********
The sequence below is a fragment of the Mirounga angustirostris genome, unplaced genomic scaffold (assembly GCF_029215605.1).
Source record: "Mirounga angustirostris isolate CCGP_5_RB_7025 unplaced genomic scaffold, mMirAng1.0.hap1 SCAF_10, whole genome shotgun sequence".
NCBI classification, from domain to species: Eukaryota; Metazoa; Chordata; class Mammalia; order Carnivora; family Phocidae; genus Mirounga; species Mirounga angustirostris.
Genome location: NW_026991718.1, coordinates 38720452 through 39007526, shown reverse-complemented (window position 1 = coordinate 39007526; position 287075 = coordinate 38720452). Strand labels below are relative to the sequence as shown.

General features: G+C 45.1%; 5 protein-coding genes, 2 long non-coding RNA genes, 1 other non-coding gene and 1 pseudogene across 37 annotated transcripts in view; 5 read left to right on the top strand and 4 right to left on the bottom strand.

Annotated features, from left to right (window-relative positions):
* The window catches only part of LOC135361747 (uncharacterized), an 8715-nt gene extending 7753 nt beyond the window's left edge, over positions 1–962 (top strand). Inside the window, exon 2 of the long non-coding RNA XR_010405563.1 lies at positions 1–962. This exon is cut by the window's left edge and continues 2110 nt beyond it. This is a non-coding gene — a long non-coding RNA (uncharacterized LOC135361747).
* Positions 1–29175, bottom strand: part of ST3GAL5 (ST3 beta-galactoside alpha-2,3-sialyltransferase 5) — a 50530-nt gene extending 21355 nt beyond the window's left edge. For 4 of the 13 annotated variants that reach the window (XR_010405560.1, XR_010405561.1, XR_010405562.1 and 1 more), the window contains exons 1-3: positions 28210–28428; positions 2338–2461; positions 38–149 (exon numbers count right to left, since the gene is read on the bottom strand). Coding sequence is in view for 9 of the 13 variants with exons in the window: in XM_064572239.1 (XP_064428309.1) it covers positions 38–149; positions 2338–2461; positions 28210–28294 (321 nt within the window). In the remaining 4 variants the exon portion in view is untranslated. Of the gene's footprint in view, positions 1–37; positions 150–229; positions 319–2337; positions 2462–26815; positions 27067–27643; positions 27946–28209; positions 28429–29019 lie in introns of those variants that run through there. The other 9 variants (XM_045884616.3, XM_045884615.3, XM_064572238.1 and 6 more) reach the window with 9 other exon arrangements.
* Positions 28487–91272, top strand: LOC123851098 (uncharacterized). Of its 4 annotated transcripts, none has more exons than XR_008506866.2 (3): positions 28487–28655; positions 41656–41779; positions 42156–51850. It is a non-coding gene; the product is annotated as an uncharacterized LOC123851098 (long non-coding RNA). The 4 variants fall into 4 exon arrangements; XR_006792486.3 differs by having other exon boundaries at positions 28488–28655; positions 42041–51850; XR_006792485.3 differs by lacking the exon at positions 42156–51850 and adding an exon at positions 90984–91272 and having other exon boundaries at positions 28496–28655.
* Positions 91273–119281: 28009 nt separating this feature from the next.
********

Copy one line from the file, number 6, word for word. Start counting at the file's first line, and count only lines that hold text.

Annotated features, from left to right (window-relative positions):